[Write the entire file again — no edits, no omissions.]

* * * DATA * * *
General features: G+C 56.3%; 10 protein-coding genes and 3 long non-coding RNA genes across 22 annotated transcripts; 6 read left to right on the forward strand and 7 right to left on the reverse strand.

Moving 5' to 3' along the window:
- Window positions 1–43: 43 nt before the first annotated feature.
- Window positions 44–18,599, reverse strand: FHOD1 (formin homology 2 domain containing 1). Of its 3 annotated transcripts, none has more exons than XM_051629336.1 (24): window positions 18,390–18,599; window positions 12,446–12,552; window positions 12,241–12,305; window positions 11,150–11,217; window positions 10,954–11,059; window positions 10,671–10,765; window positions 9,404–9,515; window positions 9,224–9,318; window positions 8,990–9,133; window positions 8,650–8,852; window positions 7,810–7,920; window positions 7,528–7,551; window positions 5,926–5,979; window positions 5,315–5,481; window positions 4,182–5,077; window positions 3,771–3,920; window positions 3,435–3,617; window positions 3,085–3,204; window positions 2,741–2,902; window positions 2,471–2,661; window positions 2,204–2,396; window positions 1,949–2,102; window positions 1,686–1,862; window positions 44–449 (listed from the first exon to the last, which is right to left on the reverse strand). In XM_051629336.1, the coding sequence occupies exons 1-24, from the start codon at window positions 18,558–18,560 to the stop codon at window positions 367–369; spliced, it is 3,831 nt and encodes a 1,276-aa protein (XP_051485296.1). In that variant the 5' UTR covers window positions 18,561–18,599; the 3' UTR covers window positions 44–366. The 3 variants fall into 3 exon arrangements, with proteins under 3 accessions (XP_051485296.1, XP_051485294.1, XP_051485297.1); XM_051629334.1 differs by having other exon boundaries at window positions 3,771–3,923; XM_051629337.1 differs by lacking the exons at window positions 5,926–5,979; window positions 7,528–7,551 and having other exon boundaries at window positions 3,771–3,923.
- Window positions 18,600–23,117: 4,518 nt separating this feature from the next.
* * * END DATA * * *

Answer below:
General features: G+C 56.3%; 10 protein-coding genes and 3 long non-coding RNA genes across 22 annotated transcripts; 6 read left to right on the forward strand and 7 right to left on the reverse strand.

Moving 5' to 3' along the window:
- Window positions 1–43: 43 nt before the first annotated feature.
- Window positions 44–18,599, reverse strand: FHOD1 (formin homology 2 domain containing 1). Of its 3 annotated transcripts, none has more exons than XM_051629336.1 (24): window positions 18,390–18,599; window positions 12,446–12,552; window positions 12,241–12,305; window positions 11,150–11,217; window positions 10,954–11,059; window positions 10,671–10,765; window positions 9,404–9,515; window positions 9,224–9,318; window positions 8,990–9,133; window positions 8,650–8,852; window positions 7,810–7,920; window positions 7,528–7,551; window positions 5,926–5,979; window positions 5,315–5,481; window positions 4,182–5,077; window positions 3,771–3,920; window positions 3,435–3,617; window positions 3,085–3,204; window positions 2,741–2,902; window positions 2,471–2,661; window positions 2,204–2,396; window positions 1,949–2,102; window positions 1,686–1,862; window positions 44–449 (listed from the first exon to the last, which is right to left on the reverse strand). In XM_051629336.1, the coding sequence occupies exons 1-24, from the start codon at window positions 18,558–18,560 to the stop codon at window positions 367–369; spliced, it is 3,831 nt and encodes a 1,276-aa protein (XP_051485296.1). In that variant the 5' UTR covers window positions 18,561–18,599; the 3' UTR covers window positions 44–366. The 3 variants fall into 3 exon arrangements, with proteins under 3 accessions (XP_051485296.1, XP_051485294.1, XP_051485297.1); XM_051629334.1 differs by having other exon boundaries at window positions 3,771–3,923; XM_051629337.1 differs by lacking the exons at window positions 5,926–5,979; window positions 7,528–7,551 and having other exon boundaries at window positions 3,771–3,923.
- Window positions 18,600–23,117: 4,518 nt separating this feature from the next.